This is the description found in the magazine:
YOUNG LADY'S DRESS.Notice the use of French throughout the description. Paris was (and mostly still is) the center of the fashion design world, so the magazine used French terms. For instance, a corsage is the bodice of the dress. A fichu drapery is basically a lightweight scarf worn over the shoulders, sometimes crossed over the chest. A ceinture is a waistband or belt... in this case, the ribbon around the waist of the dress. The term en suite means that all the bows and ribbons would match.
FIG. 3.--India muslin frock and pantaloons; the corsage is trimmed with a fichu drapery, and the sleeves with knots of ribbon. Ceinture, neck knot, and hair knots en suite.
In the fashion plate, the little girl's frock matches her mother's ball dress. As was the fashion back then, a young girl was not old enough to wear a full-length gown. The pantaloons she is wearing under the dress would cover her legs to the ankle, to fit the standards of modesty.
Clara is wearing the dress shown in the fashion plate, but with some pretty big changes. Her shoulders do not match the curve of those in the drawing, and her waist is not painfully thin. I hope they did not put girls that young into corsets! (I had to change the width of the neck to cover Clara's swimsuit.)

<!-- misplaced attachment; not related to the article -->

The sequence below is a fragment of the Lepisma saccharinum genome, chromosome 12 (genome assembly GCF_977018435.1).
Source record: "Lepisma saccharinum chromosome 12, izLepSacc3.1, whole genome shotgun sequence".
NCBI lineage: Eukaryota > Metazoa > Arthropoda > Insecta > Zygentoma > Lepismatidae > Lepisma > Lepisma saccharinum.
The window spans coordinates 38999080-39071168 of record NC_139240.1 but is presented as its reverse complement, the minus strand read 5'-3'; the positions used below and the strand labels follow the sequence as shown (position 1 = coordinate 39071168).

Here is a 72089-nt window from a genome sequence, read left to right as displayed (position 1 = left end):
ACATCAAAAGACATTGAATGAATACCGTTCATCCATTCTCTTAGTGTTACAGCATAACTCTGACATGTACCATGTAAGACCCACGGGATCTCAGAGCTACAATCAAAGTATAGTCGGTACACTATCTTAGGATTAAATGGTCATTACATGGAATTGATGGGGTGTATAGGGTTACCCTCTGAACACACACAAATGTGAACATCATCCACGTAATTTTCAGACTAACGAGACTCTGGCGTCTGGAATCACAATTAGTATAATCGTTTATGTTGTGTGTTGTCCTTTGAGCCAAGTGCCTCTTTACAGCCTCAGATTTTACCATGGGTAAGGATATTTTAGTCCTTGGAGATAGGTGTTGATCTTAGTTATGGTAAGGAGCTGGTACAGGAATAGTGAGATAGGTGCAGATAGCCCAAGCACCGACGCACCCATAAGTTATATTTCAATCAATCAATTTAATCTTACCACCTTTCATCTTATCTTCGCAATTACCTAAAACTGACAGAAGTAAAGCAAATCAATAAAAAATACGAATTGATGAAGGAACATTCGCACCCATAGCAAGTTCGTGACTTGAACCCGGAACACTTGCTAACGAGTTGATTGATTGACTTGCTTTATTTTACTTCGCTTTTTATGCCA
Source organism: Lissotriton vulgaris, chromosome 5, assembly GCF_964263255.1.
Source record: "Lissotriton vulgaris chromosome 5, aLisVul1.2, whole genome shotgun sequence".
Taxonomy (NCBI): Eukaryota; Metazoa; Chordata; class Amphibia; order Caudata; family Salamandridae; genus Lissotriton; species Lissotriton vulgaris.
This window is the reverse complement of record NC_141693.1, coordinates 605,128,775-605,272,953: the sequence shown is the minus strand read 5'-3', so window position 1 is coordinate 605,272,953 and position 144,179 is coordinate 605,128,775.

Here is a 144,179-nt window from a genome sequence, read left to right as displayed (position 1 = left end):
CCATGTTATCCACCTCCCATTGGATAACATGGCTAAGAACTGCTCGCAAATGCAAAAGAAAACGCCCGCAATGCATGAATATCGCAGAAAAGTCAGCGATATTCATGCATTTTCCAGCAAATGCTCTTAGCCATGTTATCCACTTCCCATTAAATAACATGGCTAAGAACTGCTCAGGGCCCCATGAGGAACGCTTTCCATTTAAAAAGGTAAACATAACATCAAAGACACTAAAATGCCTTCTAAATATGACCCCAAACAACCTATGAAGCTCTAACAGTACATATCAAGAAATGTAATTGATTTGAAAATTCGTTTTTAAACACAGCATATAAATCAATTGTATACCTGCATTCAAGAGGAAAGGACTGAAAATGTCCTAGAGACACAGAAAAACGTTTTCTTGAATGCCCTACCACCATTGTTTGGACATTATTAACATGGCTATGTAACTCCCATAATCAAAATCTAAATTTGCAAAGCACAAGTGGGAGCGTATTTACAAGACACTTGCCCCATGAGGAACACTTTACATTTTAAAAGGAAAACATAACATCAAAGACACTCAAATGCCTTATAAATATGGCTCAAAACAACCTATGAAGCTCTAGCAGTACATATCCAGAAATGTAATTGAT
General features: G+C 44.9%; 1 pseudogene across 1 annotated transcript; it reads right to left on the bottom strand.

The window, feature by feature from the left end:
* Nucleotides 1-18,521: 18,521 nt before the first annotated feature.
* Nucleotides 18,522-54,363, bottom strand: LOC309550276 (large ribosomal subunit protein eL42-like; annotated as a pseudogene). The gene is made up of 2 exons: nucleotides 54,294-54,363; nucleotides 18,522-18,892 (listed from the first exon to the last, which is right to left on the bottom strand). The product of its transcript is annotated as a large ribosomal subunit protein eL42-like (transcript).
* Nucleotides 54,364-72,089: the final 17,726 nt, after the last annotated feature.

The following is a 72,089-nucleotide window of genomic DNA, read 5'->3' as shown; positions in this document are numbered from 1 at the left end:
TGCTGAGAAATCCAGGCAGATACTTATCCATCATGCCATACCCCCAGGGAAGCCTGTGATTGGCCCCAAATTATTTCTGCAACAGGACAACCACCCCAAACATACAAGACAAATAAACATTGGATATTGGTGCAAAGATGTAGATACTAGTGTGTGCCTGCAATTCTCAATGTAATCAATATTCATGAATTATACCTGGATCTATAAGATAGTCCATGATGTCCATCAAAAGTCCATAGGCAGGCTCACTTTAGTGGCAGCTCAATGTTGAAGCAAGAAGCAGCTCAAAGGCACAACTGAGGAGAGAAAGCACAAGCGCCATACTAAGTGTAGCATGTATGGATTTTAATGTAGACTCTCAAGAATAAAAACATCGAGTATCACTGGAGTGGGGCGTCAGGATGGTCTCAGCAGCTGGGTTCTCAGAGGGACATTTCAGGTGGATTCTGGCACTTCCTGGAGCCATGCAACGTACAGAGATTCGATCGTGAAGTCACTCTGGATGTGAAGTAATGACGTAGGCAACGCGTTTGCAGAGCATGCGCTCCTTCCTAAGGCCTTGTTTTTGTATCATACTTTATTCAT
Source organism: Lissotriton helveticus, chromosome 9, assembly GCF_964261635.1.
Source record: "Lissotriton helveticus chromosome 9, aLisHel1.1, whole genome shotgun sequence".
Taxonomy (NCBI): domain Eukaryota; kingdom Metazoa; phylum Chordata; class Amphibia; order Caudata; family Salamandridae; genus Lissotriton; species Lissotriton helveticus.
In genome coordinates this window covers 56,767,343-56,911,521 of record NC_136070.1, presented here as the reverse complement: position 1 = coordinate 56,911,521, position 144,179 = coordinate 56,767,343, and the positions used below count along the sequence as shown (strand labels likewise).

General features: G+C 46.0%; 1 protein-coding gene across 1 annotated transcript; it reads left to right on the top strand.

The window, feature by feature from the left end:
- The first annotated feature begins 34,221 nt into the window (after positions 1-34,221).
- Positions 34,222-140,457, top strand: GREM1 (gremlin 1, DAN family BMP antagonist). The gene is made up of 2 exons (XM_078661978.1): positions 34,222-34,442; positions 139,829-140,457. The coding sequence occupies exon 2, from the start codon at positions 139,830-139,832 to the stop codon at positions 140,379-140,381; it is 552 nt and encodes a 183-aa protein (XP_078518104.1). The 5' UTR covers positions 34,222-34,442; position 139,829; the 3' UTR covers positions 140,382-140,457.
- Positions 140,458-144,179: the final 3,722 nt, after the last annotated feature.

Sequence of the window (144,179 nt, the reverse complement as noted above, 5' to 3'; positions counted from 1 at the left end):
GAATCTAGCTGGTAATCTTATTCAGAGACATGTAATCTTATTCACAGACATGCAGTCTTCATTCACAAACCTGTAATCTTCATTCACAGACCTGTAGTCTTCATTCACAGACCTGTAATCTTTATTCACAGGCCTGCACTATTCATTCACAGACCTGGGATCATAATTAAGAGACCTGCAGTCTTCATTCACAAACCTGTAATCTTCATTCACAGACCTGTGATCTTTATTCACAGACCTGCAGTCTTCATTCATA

Clara has her hair in ringlets, tied up with ribbons. She also has a fashionable neck knot in place of a necklace.
The slippers from this era were very thin and fragile and would only be worn at a dance. The slippers are tied with bows, making them look like ballet shoes.
Stockings were common in this time frame, and were usually made of a light cotton. The stockings were knit into a tube, and then the sole was cut and sewn into place. Because Clara is wearing ribbons on her ankles, I have given her plain stockings, but some of the stockings from this time were embroidered with beautiful florals or other designs. It was interesting for me to look at stockings from the 1830s, including these from the Kyoto Costume Museum.
You can see the original colors of the dress in the fashion plate above: white with pink ribbons. The original shoes were a beautiful leaf green, and must have gone with a green ball gown, since most outfits were "en suite," or carefully color matched.
You may also be interested to know that along with white, ivory, and gray, these were some of the popular colors for clothing in the 1830s:
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Clara's Dress 15 (622k)
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